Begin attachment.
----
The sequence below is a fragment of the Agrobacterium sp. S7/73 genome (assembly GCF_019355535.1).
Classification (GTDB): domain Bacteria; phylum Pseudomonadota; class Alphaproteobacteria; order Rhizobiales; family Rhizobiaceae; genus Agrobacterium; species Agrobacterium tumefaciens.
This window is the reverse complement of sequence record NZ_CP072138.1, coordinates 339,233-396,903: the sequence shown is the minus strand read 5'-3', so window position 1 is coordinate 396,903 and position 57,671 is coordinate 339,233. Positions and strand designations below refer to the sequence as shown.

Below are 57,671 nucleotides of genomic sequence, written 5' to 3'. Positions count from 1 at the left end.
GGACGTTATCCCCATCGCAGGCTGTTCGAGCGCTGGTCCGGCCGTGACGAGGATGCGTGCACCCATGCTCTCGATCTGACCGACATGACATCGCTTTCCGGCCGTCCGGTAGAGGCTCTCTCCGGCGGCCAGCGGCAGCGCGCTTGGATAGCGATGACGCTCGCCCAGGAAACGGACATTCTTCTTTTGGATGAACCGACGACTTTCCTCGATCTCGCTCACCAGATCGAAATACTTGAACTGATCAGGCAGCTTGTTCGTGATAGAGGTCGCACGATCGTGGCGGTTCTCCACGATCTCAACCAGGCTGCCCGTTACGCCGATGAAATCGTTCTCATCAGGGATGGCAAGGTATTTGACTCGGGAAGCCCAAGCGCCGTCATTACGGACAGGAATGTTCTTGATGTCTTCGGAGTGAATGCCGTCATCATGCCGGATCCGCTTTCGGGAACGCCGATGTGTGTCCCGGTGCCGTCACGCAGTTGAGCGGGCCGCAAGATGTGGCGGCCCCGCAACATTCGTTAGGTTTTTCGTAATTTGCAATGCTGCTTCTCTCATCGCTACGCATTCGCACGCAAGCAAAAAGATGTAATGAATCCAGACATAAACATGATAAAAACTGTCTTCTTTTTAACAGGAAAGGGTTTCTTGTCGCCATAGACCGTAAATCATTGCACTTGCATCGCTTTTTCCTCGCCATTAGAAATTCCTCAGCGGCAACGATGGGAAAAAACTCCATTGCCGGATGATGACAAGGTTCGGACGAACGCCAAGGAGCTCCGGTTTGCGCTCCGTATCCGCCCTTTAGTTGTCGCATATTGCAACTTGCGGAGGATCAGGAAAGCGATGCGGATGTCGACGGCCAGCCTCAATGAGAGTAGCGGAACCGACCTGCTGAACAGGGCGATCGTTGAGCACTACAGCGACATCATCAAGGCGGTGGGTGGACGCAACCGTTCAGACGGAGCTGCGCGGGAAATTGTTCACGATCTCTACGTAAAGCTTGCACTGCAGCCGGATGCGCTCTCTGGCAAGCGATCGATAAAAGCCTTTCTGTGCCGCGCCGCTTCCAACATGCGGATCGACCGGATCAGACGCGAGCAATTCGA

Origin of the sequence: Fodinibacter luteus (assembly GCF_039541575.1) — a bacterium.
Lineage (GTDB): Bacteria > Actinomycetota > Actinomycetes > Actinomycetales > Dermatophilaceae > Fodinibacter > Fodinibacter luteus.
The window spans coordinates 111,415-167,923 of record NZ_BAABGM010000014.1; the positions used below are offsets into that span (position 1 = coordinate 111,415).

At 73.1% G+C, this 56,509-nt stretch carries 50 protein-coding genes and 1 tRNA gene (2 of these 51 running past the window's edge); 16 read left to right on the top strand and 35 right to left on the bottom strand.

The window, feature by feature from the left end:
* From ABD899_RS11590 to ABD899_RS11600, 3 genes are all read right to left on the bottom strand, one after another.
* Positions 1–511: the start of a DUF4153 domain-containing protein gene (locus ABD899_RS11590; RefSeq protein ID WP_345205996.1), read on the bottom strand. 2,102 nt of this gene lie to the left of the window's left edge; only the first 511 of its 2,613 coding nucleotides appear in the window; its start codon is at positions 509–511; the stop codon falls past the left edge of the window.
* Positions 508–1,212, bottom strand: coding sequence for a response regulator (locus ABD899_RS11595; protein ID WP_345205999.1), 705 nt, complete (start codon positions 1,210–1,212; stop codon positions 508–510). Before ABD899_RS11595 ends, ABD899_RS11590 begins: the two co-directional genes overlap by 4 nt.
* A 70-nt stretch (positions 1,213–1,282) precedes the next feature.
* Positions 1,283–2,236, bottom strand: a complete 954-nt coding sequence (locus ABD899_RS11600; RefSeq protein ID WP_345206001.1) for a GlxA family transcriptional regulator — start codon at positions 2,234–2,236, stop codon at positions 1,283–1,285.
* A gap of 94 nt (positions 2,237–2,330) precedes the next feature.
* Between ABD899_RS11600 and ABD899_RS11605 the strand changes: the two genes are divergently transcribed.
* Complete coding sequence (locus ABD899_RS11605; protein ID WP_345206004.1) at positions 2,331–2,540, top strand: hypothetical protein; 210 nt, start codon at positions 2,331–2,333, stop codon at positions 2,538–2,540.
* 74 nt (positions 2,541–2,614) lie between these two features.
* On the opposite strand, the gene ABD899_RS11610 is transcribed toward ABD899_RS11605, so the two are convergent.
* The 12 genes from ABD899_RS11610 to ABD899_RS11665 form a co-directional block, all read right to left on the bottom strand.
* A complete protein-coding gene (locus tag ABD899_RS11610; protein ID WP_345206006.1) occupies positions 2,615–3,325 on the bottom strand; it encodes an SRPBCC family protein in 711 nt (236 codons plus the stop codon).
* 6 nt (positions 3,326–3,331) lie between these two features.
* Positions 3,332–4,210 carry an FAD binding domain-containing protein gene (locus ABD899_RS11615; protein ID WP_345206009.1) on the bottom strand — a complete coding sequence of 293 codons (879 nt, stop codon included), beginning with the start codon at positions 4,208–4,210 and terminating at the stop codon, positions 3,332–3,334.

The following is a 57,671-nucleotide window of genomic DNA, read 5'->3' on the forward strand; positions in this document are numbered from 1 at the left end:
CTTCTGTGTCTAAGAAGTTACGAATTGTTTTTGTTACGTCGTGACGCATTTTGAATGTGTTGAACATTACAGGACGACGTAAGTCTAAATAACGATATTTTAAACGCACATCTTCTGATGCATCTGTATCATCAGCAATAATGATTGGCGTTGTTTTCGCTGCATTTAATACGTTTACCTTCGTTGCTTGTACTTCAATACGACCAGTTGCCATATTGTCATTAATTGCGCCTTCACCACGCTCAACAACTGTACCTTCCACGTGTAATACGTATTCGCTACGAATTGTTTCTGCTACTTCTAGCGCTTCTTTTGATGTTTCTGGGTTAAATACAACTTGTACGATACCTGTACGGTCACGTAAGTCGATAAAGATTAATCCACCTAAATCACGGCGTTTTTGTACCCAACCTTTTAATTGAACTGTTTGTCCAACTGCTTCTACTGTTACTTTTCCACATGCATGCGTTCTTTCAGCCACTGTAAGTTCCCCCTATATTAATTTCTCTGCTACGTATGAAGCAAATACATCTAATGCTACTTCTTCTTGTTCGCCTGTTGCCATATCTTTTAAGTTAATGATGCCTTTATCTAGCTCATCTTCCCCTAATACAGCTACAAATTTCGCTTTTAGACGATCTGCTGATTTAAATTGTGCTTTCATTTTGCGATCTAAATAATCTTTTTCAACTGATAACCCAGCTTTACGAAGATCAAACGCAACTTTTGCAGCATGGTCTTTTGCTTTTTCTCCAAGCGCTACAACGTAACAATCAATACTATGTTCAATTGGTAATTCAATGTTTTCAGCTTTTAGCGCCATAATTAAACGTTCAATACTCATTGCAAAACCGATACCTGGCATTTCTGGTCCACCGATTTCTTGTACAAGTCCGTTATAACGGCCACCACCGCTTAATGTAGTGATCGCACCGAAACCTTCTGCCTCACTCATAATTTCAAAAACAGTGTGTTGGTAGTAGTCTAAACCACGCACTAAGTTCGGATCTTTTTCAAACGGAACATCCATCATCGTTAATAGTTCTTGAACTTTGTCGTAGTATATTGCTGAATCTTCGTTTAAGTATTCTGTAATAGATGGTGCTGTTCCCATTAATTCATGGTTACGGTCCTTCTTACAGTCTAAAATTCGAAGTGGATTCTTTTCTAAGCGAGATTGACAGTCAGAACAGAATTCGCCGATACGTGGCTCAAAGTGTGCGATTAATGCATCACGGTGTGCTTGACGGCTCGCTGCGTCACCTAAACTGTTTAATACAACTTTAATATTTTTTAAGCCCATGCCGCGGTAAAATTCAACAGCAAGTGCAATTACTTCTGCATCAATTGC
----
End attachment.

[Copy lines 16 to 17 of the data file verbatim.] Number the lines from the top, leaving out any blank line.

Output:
* A gap of 94 nt (positions 2,237–2,330) precedes the next feature.
* Between ABD899_RS11600 and ABD899_RS11605 the strand changes: the two genes are divergently transcribed.